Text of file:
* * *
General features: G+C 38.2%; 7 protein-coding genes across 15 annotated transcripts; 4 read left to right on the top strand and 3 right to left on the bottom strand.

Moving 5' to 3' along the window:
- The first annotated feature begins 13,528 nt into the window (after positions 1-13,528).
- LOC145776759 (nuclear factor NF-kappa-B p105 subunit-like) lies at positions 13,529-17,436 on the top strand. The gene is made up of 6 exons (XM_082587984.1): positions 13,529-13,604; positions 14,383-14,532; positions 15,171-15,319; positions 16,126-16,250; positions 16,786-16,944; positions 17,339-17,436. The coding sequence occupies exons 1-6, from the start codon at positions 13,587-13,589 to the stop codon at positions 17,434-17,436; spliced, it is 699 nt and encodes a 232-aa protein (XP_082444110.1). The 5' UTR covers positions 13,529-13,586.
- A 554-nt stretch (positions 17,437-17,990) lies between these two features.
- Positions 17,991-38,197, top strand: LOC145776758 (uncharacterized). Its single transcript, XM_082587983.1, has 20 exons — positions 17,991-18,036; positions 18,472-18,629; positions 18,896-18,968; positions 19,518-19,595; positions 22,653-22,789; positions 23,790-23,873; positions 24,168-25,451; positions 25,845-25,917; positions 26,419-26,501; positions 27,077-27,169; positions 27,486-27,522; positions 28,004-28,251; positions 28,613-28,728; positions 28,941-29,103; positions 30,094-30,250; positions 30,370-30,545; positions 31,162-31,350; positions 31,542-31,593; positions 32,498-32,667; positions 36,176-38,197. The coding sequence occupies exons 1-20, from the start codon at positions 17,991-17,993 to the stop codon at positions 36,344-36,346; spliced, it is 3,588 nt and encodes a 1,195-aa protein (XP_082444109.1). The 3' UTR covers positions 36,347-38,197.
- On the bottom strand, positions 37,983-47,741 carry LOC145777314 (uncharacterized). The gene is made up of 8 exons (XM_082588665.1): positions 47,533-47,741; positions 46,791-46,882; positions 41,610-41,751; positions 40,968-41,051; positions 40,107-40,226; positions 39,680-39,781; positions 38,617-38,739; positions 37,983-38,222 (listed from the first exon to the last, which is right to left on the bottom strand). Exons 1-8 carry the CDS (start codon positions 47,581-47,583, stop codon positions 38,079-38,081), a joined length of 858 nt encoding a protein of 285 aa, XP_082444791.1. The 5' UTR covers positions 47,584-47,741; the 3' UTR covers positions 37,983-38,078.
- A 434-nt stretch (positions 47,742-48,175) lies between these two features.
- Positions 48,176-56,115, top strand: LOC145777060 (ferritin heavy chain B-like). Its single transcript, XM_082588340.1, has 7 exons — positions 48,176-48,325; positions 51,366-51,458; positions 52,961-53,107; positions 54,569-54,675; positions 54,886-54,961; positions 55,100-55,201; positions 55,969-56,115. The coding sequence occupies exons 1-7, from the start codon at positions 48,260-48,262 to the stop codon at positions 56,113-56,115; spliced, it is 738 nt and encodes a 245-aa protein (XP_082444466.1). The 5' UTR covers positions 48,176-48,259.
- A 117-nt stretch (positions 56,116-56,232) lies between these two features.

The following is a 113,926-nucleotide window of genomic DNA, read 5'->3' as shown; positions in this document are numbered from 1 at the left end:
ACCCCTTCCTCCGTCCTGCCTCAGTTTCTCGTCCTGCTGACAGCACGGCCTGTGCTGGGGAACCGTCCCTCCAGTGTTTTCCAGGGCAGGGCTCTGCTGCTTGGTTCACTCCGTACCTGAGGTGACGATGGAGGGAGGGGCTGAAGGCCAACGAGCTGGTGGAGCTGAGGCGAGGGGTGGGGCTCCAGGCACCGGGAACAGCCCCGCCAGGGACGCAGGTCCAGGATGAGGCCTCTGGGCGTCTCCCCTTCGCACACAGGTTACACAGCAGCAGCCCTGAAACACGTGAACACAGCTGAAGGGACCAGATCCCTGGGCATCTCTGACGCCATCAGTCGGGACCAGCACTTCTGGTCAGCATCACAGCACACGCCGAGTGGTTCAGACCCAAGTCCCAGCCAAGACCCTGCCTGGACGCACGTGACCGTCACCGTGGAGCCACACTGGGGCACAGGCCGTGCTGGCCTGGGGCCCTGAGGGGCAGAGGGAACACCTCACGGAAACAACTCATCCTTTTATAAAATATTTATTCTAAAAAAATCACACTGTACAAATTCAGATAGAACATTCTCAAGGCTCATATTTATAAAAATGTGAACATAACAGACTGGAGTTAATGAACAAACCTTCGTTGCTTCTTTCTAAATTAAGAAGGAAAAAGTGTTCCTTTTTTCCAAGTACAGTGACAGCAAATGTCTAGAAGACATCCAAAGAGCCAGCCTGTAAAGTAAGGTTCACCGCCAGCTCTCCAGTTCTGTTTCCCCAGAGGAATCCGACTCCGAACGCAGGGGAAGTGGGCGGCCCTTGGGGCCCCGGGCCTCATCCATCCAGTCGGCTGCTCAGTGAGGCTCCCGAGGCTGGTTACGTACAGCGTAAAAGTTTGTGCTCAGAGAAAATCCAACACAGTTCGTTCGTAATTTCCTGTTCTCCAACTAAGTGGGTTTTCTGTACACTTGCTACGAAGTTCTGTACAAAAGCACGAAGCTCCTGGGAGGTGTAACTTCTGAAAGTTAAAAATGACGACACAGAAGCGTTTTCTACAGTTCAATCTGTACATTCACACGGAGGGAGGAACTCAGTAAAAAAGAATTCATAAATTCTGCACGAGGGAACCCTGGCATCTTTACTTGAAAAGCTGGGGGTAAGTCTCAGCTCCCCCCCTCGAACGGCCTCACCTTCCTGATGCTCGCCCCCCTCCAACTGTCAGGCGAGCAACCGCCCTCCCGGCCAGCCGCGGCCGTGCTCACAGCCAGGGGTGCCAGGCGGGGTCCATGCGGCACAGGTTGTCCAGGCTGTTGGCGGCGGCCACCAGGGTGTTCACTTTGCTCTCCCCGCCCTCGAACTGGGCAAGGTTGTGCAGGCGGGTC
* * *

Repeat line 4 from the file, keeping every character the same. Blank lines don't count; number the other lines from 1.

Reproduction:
- LOC145776759 (nuclear factor NF-kappa-B p105 subunit-like) lies at positions 13,529-17,436 on the top strand. The gene is made up of 6 exons (XM_082587984.1): positions 13,529-13,604; positions 14,383-14,532; positions 15,171-15,319; positions 16,126-16,250; positions 16,786-16,944; positions 17,339-17,436. The coding sequence occupies exons 1-6, from the start codon at positions 13,587-13,589 to the stop codon at positions 17,434-17,436; spliced, it is 699 nt and encodes a 232-aa protein (XP_082444110.1). The 5' UTR covers positions 13,529-13,586.